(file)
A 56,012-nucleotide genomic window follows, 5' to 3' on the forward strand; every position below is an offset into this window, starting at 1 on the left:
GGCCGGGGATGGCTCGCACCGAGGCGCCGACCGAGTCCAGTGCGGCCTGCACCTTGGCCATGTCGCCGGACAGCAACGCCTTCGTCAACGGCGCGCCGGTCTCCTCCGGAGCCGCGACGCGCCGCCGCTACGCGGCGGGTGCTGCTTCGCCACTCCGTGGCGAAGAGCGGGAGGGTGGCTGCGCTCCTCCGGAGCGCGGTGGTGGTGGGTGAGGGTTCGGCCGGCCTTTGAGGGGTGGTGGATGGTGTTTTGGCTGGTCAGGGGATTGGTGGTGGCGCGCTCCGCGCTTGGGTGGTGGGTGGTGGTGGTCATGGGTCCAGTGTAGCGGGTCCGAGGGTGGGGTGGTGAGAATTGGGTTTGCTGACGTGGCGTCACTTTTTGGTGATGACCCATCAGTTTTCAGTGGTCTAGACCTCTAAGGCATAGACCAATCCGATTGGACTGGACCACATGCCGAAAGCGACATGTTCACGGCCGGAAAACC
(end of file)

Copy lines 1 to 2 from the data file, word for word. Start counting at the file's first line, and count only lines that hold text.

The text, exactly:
A 56,012-nucleotide genomic window follows, 5' to 3' on the forward strand; every position below is an offset into this window, starting at 1 on the left:
GGCCGGGGATGGCTCGCACCGAGGCGCCGACCGAGTCCAGTGCGGCCTGCACCTTGGCCATGTCGCCGGACAGCAACGCCTTCGTCAACGGCGCGCCGGTCTCCTCCGGAGCCGCGACGCGCCGCCGCTACGCGGCGGGTGCTGCTTCGCCACTCCGTGGCGAAGAGCGGGAGGGTGGCTGCGCTCCTCCGGAGCGCGGTGGTGGTGGGTGAGGGTTCGGCCGGCCTTTGAGGGGTGGTGGATGGTGTTTTGGCTGGTCAGGGGATTGGTGGTGGCGCGCTCCGCGCTTGGGTGGTGGGTGGTGGTGGTCATGGGTCCAGTGTAGCGGGTCCGAGGGTGGGGTGGTGAGAATTGGGTTTGCTGACGTGGCGTCACTTTTTGGTGATGACCCATCAGTTTTCAGTGGTCTAGACCTCTAAGGCATAGACCAATCCGATTGGACTGGACCACATGCCGAAAGCGACATGTTCACGGCCGGAAAACC